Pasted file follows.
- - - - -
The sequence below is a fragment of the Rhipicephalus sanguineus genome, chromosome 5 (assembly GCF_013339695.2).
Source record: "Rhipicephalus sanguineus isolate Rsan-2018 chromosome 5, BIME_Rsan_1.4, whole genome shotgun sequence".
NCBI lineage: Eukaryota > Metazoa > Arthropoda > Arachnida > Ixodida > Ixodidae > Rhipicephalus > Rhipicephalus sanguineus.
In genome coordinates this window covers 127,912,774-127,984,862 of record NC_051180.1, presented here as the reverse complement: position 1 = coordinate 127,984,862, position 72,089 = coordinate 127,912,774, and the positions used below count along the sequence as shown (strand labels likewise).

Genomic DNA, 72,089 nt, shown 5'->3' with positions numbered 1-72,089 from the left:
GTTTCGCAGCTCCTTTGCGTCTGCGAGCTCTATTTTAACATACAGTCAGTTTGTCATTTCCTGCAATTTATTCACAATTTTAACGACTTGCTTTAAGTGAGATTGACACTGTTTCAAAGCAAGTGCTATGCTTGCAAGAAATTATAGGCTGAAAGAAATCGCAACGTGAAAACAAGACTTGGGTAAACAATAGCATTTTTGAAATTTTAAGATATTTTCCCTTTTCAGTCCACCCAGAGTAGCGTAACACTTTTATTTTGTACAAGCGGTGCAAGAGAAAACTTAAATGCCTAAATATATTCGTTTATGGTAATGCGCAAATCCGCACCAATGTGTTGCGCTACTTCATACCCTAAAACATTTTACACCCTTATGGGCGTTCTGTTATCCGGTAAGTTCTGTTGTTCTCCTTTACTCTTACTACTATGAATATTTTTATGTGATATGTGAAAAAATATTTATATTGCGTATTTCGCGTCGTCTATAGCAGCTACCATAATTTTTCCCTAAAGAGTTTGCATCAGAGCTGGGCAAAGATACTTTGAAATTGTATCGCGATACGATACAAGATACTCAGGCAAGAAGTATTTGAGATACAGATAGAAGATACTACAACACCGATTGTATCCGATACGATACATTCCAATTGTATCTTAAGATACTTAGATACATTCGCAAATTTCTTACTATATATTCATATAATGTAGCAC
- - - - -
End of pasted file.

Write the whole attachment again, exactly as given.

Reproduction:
The sequence below is a fragment of the Rhipicephalus sanguineus genome, chromosome 5 (assembly GCF_013339695.2).
Source record: "Rhipicephalus sanguineus isolate Rsan-2018 chromosome 5, BIME_Rsan_1.4, whole genome shotgun sequence".
NCBI lineage: Eukaryota > Metazoa > Arthropoda > Arachnida > Ixodida > Ixodidae > Rhipicephalus > Rhipicephalus sanguineus.
In genome coordinates this window covers 127,912,774-127,984,862 of record NC_051180.1, presented here as the reverse complement: position 1 = coordinate 127,984,862, position 72,089 = coordinate 127,912,774, and the positions used below count along the sequence as shown (strand labels likewise).

Genomic DNA, 72,089 nt, shown 5'->3' with positions numbered 1-72,089 from the left:
GTTTCGCAGCTCCTTTGCGTCTGCGAGCTCTATTTTAACATACAGTCAGTTTGTCATTTCCTGCAATTTATTCACAATTTTAACGACTTGCTTTAAGTGAGATTGACACTGTTTCAAAGCAAGTGCTATGCTTGCAAGAAATTATAGGCTGAAAGAAATCGCAACGTGAAAACAAGACTTGGGTAAACAATAGCATTTTTGAAATTTTAAGATATTTTCCCTTTTCAGTCCACCCAGAGTAGCGTAACACTTTTATTTTGTACAAGCGGTGCAAGAGAAAACTTAAATGCCTAAATATATTCGTTTATGGTAATGCGCAAATCCGCACCAATGTGTTGCGCTACTTCATACCCTAAAACATTTTACACCCTTATGGGCGTTCTGTTATCCGGTAAGTTCTGTTGTTCTCCTTTACTCTTACTACTATGAATATTTTTATGTGATATGTGAAAAAATATTTATATTGCGTATTTCGCGTCGTCTATAGCAGCTACCATAATTTTTCCCTAAAGAGTTTGCATCAGAGCTGGGCAAAGATACTTTGAAATTGTATCGCGATACGATACAAGATACTCAGGCAAGAAGTATTTGAGATACAGATAGAAGATACTACAACACCGATTGTATCCGATACGATACATTCCAATTGTATCTTAAGATACTTAGATACATTCGCAAATTTCTTACTATATATTCATATAATGTAGCAC